The big picture: With an increasingly activist tech workforce, it's not only the industry's giants that have to navigate political controversy and ethical dilemmas. Lots of companies, even those that aren't particularly consumer facing, are being called out by their workers to explain U.S. government and military work, ties to China and other issues.

2. Impeachment's dueling echo chambers

Screenshots of cable news chyrons at 8:01pm ET Wednesday.

The story of the first day of public impeachment hearings varied dramatically Wednesday based on where consumers get their news, Axios' Sara Fischer, Neal Rothschild and Scott Rosenberg write.

Why it matters: The absence of shared facts and narratives on TV and online will make it hard for either party to make its case stick.

On the right, conservative media doubled down on the narrative that Republican questioners like Reps. Jim Jordan and Devin Nunes crushed Democrats' main arguments.

  • On Fox News, Sean Hannity opened his 9pm hour saying it was a "Great day for the United States, for the President and the country and a lousy day for the corrupt, do-nothing-for-three-years, radical extreme socialist Democrats and their top allies known as the media mob."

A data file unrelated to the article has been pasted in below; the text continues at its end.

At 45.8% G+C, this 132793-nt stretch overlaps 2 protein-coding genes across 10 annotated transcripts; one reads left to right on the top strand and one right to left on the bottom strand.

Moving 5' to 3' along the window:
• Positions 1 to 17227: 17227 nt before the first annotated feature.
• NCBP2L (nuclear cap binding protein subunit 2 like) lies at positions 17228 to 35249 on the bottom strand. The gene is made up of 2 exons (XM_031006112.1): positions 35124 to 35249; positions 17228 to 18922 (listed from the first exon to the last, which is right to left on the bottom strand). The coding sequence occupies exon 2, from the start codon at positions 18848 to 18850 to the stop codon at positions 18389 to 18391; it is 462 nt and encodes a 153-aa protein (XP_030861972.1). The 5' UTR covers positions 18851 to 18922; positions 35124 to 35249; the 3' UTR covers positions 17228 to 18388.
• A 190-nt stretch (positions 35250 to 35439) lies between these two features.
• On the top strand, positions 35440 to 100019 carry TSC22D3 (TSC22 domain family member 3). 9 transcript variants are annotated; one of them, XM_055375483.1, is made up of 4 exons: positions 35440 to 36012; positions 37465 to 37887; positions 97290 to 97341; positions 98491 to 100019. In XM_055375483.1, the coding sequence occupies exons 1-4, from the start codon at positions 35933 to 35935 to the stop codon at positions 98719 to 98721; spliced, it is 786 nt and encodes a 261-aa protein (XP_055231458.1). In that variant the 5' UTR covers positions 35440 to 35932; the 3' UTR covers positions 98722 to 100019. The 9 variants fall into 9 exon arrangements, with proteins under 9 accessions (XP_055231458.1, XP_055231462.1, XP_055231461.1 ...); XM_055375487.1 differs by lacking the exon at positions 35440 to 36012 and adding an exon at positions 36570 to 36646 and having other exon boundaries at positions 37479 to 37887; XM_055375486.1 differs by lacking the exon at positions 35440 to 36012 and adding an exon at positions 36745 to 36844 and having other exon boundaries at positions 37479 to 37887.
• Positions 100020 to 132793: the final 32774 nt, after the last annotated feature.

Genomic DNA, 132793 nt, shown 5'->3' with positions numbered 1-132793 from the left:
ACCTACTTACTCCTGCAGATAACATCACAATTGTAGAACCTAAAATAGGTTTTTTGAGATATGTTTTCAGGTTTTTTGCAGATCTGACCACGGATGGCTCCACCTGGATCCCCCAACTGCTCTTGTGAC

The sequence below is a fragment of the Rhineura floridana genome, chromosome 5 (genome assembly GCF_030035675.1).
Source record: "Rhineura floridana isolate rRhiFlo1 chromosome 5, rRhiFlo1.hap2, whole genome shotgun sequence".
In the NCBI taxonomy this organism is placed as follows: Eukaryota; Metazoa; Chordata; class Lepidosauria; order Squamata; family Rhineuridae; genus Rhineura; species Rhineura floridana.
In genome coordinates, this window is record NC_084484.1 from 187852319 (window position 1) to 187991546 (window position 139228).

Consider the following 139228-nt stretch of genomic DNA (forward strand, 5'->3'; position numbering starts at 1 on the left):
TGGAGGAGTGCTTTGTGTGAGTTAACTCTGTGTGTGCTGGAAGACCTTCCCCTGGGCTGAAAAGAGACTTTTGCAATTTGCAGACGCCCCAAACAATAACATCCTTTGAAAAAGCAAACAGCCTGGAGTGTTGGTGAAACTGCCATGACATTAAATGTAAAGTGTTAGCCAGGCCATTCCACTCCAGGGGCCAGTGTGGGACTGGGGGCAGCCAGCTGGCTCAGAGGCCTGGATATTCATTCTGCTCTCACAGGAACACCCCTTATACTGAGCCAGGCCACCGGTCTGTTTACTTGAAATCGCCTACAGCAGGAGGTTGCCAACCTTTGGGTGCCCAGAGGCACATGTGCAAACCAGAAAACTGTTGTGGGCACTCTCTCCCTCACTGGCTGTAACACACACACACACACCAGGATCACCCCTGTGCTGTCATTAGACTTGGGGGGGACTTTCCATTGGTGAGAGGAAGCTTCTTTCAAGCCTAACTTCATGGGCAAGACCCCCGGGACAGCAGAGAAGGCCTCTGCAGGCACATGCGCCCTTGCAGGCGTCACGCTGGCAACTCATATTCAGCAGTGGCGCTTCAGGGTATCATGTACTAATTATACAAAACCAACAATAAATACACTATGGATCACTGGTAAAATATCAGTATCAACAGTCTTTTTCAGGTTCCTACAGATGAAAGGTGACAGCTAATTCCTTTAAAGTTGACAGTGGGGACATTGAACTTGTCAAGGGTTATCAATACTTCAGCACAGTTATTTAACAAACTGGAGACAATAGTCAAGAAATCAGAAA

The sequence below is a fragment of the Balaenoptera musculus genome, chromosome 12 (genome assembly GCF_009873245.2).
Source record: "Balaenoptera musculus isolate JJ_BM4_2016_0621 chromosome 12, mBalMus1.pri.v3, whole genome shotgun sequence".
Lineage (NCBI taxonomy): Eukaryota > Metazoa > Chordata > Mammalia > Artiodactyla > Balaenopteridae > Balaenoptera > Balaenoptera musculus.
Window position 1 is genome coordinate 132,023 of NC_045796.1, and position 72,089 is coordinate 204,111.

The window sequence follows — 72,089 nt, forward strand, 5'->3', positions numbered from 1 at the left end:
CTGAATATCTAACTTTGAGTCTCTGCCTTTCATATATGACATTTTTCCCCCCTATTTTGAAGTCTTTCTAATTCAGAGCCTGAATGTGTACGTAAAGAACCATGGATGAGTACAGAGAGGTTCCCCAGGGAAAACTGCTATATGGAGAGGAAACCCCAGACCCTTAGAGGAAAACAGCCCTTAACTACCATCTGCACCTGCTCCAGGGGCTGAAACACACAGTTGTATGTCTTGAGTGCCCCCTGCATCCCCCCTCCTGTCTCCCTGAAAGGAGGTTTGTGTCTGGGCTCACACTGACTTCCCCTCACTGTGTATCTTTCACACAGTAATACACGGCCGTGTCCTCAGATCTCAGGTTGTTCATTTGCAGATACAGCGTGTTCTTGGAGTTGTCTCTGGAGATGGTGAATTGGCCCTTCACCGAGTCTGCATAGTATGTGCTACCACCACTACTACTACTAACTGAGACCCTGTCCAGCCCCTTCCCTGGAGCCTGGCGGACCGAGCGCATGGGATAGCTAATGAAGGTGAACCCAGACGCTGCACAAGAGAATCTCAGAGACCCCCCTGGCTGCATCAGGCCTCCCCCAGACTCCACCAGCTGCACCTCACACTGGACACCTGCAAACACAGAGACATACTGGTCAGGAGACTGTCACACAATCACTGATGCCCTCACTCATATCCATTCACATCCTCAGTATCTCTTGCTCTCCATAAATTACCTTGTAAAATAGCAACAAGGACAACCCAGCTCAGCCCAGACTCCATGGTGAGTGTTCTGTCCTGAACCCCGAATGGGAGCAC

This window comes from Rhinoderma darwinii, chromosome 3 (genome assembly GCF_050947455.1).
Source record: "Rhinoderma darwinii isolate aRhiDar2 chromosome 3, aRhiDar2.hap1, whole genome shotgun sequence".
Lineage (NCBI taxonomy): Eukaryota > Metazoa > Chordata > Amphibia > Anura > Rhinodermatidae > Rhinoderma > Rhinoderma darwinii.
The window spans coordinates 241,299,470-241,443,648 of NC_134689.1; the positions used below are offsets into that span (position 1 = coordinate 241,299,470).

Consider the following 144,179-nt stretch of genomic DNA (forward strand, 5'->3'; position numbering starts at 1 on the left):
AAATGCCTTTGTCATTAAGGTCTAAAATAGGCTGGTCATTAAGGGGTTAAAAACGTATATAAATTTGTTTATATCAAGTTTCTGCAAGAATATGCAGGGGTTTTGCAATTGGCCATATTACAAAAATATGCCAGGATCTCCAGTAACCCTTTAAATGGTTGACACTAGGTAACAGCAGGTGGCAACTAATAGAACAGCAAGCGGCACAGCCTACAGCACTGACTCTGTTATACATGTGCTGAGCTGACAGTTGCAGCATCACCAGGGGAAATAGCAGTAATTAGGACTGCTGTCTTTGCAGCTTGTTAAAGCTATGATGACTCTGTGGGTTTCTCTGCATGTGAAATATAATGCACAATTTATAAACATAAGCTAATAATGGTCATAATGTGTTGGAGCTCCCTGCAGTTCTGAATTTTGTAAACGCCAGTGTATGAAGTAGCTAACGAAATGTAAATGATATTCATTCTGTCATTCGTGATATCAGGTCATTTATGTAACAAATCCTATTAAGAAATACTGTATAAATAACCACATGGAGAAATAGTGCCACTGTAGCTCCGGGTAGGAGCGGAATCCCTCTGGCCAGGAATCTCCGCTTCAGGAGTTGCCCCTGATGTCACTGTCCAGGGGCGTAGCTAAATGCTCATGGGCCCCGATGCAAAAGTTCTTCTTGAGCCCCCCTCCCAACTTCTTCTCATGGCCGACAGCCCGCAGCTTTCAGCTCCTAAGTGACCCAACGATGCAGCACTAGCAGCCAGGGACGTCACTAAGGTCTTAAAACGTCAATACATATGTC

• Online, the top story on TownHall just after the impeachment hearings concluded read: "It Looks Like the Star Witnesses in Trump-Ukraine Impeachment Effort Just Torched The Democrats' Narrative." Breitbart's home page Wednesday evening shouted "DEMOCRAT DUD" in red.
  • On social media, the most popular posts from right-leaning outlets also highlighted this dynamic, according to social analytics company NewsWhip.

On the left, Democrats focused on messaging that Ambassador Bill Taylor's testimony was damning for President Trump and concentrated on his new information about a cell-phone call between Trump and EU Ambassador Gordon Sondland.

  • On MSNBC, Rachel Maddow opened her 9pm hour saying that Taylor's testimony offered "new, detailed revelations ... about the actions of the President and him directing this scheme personally."
  • Online, the top story on Vox.com for most of the afternoon read "Bill Taylor dropped a bombshell in his impeachment hearing opening statement." On HuffPost the banner story read: "TAYLOR BOMBSHELL: DAMNING TRUMP CALL."